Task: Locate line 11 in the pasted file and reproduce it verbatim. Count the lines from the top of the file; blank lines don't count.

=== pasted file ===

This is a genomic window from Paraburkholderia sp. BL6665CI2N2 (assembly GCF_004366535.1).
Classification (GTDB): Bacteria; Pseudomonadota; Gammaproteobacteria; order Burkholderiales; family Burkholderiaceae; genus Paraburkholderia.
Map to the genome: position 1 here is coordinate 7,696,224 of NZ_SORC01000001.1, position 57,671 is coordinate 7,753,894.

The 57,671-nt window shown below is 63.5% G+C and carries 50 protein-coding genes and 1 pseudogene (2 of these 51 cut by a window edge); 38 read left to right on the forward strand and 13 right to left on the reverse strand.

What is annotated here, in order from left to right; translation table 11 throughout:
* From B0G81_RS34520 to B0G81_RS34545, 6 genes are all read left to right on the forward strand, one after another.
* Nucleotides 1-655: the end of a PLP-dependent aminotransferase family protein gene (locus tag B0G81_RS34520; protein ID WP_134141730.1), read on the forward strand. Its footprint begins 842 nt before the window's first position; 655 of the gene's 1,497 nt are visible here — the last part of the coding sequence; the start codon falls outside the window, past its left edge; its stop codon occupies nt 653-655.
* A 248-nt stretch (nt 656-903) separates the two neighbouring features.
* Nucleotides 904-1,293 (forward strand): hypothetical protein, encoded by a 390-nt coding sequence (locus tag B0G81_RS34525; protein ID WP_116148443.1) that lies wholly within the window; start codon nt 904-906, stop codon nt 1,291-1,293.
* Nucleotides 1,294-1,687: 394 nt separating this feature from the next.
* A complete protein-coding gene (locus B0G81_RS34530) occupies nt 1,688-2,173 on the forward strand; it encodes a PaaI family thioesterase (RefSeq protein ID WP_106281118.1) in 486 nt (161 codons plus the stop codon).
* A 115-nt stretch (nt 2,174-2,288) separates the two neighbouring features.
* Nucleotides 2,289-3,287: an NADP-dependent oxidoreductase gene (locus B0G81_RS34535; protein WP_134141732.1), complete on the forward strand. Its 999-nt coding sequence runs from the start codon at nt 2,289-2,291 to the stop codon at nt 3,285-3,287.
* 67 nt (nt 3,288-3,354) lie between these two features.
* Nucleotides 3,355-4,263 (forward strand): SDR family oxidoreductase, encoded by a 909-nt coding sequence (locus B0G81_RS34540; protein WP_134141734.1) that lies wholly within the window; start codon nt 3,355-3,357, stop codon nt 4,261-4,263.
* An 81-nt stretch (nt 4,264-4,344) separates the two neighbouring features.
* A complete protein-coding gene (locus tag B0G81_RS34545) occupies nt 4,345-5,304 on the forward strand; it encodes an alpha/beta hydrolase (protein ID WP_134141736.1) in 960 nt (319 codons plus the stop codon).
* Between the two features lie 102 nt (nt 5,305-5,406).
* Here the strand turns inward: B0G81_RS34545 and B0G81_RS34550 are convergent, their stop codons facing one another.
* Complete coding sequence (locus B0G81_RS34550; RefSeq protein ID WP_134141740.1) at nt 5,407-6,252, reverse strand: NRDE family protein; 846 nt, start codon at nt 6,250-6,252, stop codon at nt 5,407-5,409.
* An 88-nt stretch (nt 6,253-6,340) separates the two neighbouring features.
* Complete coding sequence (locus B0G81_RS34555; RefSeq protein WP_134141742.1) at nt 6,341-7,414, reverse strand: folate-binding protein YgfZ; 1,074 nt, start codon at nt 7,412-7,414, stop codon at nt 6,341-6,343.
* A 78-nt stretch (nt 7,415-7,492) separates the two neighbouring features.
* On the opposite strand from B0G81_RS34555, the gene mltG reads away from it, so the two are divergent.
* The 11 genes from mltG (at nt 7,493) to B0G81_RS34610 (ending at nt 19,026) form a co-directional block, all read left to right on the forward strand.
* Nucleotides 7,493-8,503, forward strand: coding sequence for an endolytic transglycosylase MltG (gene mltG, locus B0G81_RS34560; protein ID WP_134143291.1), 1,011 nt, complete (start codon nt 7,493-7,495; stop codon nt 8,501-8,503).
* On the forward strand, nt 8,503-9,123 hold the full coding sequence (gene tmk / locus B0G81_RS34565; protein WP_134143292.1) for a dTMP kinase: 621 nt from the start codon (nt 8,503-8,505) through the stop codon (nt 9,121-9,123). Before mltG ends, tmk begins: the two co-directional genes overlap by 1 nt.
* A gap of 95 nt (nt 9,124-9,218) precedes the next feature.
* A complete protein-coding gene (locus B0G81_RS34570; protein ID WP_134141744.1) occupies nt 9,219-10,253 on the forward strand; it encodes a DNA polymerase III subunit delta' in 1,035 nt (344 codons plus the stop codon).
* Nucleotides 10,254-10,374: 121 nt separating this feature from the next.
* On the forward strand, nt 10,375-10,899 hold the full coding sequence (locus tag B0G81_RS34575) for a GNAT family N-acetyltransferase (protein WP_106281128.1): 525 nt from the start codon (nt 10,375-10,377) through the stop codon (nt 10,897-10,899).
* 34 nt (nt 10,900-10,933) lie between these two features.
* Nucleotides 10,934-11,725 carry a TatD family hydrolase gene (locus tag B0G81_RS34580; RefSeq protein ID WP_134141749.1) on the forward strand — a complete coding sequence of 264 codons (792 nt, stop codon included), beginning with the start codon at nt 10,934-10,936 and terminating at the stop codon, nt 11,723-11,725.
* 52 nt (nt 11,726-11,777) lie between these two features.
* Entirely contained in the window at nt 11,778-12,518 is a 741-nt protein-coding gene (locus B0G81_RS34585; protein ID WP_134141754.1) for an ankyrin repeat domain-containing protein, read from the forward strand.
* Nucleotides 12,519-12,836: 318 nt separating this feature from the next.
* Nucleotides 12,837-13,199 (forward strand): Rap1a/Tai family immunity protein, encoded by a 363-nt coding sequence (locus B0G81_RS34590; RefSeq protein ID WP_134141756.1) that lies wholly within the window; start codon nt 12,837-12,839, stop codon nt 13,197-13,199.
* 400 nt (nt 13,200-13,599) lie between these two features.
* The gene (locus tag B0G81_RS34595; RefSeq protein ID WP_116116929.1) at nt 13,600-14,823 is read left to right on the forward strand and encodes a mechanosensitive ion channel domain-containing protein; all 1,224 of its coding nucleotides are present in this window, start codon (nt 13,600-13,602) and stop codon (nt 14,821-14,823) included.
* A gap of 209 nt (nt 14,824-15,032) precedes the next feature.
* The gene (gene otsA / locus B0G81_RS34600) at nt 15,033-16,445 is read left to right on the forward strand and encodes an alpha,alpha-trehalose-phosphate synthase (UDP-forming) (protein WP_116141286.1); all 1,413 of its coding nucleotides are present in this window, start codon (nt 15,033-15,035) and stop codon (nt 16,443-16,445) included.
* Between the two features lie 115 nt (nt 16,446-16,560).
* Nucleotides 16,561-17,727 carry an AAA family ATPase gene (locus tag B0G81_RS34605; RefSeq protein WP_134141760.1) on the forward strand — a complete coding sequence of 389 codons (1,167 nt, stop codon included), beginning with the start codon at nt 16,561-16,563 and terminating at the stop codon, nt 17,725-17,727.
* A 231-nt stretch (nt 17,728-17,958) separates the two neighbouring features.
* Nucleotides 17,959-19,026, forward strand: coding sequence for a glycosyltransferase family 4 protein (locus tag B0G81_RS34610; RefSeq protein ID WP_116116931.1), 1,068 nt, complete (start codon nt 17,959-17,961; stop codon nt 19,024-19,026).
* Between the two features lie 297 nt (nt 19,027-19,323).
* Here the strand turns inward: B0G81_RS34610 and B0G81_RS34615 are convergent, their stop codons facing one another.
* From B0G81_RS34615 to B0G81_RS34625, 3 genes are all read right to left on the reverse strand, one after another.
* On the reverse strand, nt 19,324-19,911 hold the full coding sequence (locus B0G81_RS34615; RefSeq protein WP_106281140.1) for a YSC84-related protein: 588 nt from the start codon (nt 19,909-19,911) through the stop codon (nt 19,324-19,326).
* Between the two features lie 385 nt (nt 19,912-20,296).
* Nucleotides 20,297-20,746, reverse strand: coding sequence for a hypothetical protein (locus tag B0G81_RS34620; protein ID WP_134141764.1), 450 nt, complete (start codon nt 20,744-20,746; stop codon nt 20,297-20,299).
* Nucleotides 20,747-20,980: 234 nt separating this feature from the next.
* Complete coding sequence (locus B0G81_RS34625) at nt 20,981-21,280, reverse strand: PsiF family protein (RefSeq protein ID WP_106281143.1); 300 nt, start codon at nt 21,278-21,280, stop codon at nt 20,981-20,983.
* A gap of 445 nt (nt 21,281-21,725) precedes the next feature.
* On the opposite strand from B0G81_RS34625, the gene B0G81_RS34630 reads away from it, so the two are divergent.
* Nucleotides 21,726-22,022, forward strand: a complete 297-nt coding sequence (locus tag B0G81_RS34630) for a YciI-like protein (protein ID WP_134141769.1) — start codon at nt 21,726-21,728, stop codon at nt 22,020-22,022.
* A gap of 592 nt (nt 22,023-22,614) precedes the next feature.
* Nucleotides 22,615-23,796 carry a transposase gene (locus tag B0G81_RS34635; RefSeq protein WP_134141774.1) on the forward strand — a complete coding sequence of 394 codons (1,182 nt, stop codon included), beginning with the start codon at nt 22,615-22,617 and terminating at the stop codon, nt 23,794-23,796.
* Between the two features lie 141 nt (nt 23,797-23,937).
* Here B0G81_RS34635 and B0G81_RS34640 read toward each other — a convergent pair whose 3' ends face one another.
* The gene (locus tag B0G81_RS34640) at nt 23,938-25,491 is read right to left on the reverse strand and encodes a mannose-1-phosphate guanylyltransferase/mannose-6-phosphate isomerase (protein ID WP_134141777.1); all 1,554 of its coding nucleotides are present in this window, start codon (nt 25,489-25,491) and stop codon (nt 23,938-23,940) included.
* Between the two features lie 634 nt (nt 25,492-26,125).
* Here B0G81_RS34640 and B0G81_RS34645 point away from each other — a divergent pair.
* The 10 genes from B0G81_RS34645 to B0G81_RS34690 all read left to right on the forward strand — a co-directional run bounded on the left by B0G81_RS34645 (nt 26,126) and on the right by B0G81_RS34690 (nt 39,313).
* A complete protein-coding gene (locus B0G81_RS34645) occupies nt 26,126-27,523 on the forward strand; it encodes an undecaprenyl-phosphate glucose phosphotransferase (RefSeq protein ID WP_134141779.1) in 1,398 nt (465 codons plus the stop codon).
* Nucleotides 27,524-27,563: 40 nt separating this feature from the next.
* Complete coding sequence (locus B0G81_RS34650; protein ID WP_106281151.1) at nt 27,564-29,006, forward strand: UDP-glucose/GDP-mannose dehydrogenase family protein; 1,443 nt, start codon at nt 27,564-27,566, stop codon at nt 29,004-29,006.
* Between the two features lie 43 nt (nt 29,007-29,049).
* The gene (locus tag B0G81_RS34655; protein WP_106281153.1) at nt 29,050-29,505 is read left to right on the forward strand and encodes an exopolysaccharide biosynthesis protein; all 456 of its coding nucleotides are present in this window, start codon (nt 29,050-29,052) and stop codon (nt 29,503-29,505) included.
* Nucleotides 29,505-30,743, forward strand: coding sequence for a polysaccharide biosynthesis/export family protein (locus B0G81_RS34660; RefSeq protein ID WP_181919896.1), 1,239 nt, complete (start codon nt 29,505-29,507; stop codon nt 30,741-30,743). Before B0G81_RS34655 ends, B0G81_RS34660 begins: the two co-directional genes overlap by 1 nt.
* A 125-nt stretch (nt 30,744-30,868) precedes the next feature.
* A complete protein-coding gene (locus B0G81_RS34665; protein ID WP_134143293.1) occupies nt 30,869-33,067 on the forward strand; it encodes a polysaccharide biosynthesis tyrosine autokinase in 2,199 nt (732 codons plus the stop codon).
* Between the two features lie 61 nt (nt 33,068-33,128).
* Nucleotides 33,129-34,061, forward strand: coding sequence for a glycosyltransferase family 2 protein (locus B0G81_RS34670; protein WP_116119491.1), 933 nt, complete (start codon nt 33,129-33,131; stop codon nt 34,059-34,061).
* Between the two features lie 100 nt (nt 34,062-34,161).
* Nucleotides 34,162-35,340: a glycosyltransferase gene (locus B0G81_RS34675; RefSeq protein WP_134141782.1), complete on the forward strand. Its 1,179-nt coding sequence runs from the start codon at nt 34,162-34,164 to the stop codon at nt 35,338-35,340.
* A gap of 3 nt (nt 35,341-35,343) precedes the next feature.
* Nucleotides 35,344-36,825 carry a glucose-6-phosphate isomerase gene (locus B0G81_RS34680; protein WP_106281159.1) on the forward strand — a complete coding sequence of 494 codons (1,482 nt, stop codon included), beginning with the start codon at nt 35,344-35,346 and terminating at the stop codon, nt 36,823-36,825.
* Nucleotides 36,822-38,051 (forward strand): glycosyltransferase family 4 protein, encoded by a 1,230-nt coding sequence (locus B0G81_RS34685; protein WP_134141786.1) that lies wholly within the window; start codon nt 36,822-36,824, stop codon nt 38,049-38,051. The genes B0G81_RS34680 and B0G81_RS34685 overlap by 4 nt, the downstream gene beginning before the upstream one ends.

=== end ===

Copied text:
* A complete protein-coding gene (locus B0G81_RS34530) occupies nt 1,688-2,173 on the forward strand; it encodes a PaaI family thioesterase (RefSeq protein ID WP_106281118.1) in 486 nt (161 codons plus the stop codon).